Opting out of Workman’s Compensation

thNew Orleans     Given all of the effort of the techies to promote the so-called “gig” economy and create a permanent class of part-time, on-call workers with few to no benefits, it shouldn’t come as much of a surprise that some of the big boys have already found loopholes allowing them escape clauses for compensating their workers, even in the terrible and tragic situations where workers are hurt in the course of serving exactly those same employers. Not too long ago reporters for ProPublica ran a piece in Salon.com on the way Costco, McDonalds, Walmart, numerous health care companies, and others had figured out loopholes in Texas and passed laws in Oklahoma to write and administer their own self-serving workman’s compensation programs. There was nothing pretty to be found in reading the piece.

This is all complicated, but the simple backstory is that the Texas constitution had pretty much always allowed employers to opt out of workman’s comp, but until some Dallas-based lawyers started pulling and pitching the path out, most had stayed in thinking it protected them as well as their workers. One of the lawyers got so good at this chicanery that he left and formed a company, PartnerSource, to do nothing but scheme and cheat on workers’ injuries. Needless to say there was a ready market, and the shyster has a map pins all over his wall on where he wants to move the opt-out campaign.

What kind of things do they get away with and who does the damage, you might ask? Well, let’s looks at some of the cases with ProPublica:


· For nearly 40 years, every state has covered occupational diseases and repetitive stress injuries, recognizing medical research that some conditions develop over time. But in Texas, a number of companies, including McDonald’s and the United Regional Health Care System, don’t cover cumulative trauma such as carpal tunnel. U.S. Foods, the country’s second largest food distributor, also doesn’t cover any sickness or disease “regardless of how contracted,” potentially allowing it to dodge work-related conditions such as heat stroke, chemical exposures or even cancer.
· several companies, including Home Depot, Pilot Travel Centers and McDonald’s, exclude injuries caused by safety violations or the failure to obtain assistance with a particular task.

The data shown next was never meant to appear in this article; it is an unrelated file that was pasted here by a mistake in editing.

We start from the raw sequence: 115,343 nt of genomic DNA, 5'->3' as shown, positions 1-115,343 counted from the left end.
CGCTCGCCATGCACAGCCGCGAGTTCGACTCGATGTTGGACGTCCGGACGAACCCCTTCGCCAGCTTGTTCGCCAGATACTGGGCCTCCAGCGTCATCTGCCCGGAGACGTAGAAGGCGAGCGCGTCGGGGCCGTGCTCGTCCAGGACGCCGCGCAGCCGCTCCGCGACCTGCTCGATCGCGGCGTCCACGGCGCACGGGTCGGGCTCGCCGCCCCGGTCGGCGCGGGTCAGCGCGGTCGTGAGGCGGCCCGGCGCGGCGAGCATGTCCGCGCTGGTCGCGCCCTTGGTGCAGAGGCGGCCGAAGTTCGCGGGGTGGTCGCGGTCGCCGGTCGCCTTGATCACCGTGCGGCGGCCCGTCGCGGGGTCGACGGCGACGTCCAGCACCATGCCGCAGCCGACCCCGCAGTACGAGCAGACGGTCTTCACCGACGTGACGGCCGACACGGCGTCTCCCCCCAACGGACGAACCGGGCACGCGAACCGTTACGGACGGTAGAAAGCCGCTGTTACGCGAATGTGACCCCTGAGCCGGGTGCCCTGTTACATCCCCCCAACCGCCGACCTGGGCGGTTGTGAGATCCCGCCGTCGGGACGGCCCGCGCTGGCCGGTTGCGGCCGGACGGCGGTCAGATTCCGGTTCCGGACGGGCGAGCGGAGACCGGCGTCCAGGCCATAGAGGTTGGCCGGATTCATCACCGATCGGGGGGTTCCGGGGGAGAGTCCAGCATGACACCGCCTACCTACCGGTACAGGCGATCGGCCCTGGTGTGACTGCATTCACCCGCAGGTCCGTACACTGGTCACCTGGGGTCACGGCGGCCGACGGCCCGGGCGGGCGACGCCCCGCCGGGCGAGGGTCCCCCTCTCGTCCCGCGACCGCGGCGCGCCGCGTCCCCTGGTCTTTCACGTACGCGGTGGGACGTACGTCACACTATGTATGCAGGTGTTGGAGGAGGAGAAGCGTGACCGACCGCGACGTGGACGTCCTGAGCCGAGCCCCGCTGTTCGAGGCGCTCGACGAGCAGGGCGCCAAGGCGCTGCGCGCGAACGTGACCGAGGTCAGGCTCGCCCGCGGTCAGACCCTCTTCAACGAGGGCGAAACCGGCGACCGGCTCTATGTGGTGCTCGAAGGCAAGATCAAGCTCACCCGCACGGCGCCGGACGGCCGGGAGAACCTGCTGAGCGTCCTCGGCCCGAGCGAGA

· Brookdale Senior Living, the nation’s largest chain of assisted living facilities, doesn’t cover most bacterial infections. Why Taco Bell can accompany injured workers to doctors’ appointments and Sears can deny benefits if workers don’t report injuries by the end of their shifts. Costco will pay only $15,000 to workers who lose a finger while its rival Walmart pays $25,000.


You get the picture?

Add to these horrors the fact that disputes are often forced into arbitration and denied access to courts, the companies are pushing the costs over to Medicaid and Social Security disability and away from their own responsibilities, and all of this is virtually unregulated, and the full dimensions of another assault in state legislatures is clearly on the way. Bills are already pending in South Carolina and Tennessee, and a coalition led by executives at Loews, Walmart, Nordstrom’s and other companies has been formed to promote passage in other areas.

Open the window even a crack and the horrors come roaring in!

Pleading for Player Power

Pic-University_of_Missouri_PlayersNew Orleans    In the United States, from place to place, Thanksgiving comes with its own set of traditions enhanced by families and friends.

One of my first Thanksgivings away from home while on my brief on and off collegiate tour, the details are now lost in the fog of memory, but somehow I ended up, likely with a friend, invited by a generous soul to her Italian family’s late afternoon dinner in the Jamaica neighborhood in Queens, where multiple courses were served, accompanied by wine, all of which seemed revolutionary to me at the time and for which I am still thankful.  Another year, in Springfield, Massachusetts, my brother came over from New Jersey, while we were living there, and Barbara Rivera, one of our spectacular welfare rights leaders invited us all over to her house for a Puerto Rican flavored Thanksgiving dinner, still remembered by both me and her family.

For years when we were young and had grandparents in the delta of Mississippi, Thanksgiving meant a drive up from New Orleans for family and a feast.  There was always divinity fudge, one of the great inventions in candy-land, and jam cake, which has become a family tradition from grandmother to mother to now daughter.  And, in Mississippi before, during, and after a huge, piling heap of food was offered and consumed I now know not only there, but in much of the rest of the South there was football, one game after another.  Now with its increasing popularity there’s basketball, too.  In the South, there’s also the mandatory nap option that has to be squeezed in during half-times or blowouts.   Sometimes it’s even funny to read in the paper as pro-ballers talk about what it might be like to have a Thanksgiving at home.  The crocodile tears are flowing everywhere now, I know they are.

The business of sports though has become simply sports as business, and that’s not something to be thankful about.  Living in the heartland of the big college football power conference, the South Eastern Conference, where football often seems to pass the line between sports and religion, it may be the biggest business of all.  In Louisiana, the coach has lost three games in a row and despite perhaps the winningest record of almost any coach anywhere, a national championship on his record, and several SEC titles, yet some of the heavy breather alums are talking about paying gazillions to buy out his contract that’s good until 2019.